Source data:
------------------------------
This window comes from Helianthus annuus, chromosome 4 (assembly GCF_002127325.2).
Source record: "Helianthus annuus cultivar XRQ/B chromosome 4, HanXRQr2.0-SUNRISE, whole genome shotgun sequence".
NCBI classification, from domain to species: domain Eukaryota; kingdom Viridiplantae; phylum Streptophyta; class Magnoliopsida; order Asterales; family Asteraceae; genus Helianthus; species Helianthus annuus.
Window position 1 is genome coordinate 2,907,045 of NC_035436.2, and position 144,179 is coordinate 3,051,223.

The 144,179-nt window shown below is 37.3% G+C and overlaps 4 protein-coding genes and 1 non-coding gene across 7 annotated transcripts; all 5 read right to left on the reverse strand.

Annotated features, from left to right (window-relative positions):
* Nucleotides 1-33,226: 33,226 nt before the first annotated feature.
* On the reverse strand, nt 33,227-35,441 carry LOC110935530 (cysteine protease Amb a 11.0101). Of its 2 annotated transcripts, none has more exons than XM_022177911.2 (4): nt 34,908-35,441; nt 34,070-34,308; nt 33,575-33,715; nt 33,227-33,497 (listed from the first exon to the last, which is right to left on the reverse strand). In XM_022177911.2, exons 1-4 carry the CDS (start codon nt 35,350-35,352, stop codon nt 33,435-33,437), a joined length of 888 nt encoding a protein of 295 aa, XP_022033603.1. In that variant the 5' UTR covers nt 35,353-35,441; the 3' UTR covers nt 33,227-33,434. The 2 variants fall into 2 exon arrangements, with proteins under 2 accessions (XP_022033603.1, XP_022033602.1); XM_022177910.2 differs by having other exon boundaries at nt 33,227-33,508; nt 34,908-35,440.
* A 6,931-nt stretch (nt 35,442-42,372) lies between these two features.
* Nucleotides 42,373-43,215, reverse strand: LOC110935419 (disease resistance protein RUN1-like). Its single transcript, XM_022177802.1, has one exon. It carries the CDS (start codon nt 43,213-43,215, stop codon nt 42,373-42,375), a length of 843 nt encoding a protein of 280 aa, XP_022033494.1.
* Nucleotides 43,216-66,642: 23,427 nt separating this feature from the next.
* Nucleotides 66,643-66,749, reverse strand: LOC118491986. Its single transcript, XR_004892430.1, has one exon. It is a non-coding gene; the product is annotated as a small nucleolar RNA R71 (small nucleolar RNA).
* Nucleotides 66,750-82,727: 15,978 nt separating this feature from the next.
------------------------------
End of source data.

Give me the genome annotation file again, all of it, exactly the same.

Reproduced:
This window comes from Helianthus annuus, chromosome 4 (assembly GCF_002127325.2).
Source record: "Helianthus annuus cultivar XRQ/B chromosome 4, HanXRQr2.0-SUNRISE, whole genome shotgun sequence".
NCBI classification, from domain to species: domain Eukaryota; kingdom Viridiplantae; phylum Streptophyta; class Magnoliopsida; order Asterales; family Asteraceae; genus Helianthus; species Helianthus annuus.
Window position 1 is genome coordinate 2,907,045 of NC_035436.2, and position 144,179 is coordinate 3,051,223.

The 144,179-nt window shown below is 37.3% G+C and overlaps 4 protein-coding genes and 1 non-coding gene across 7 annotated transcripts; all 5 read right to left on the reverse strand.

Annotated features, from left to right (window-relative positions):
* Nucleotides 1-33,226: 33,226 nt before the first annotated feature.
* On the reverse strand, nt 33,227-35,441 carry LOC110935530 (cysteine protease Amb a 11.0101). Of its 2 annotated transcripts, none has more exons than XM_022177911.2 (4): nt 34,908-35,441; nt 34,070-34,308; nt 33,575-33,715; nt 33,227-33,497 (listed from the first exon to the last, which is right to left on the reverse strand). In XM_022177911.2, exons 1-4 carry the CDS (start codon nt 35,350-35,352, stop codon nt 33,435-33,437), a joined length of 888 nt encoding a protein of 295 aa, XP_022033603.1. In that variant the 5' UTR covers nt 35,353-35,441; the 3' UTR covers nt 33,227-33,434. The 2 variants fall into 2 exon arrangements, with proteins under 2 accessions (XP_022033603.1, XP_022033602.1); XM_022177910.2 differs by having other exon boundaries at nt 33,227-33,508; nt 34,908-35,440.
* A 6,931-nt stretch (nt 35,442-42,372) lies between these two features.
* Nucleotides 42,373-43,215, reverse strand: LOC110935419 (disease resistance protein RUN1-like). Its single transcript, XM_022177802.1, has one exon. It carries the CDS (start codon nt 43,213-43,215, stop codon nt 42,373-42,375), a length of 843 nt encoding a protein of 280 aa, XP_022033494.1.
* Nucleotides 43,216-66,642: 23,427 nt separating this feature from the next.
* Nucleotides 66,643-66,749, reverse strand: LOC118491986. Its single transcript, XR_004892430.1, has one exon. It is a non-coding gene; the product is annotated as a small nucleolar RNA R71 (small nucleolar RNA).
* Nucleotides 66,750-82,727: 15,978 nt separating this feature from the next.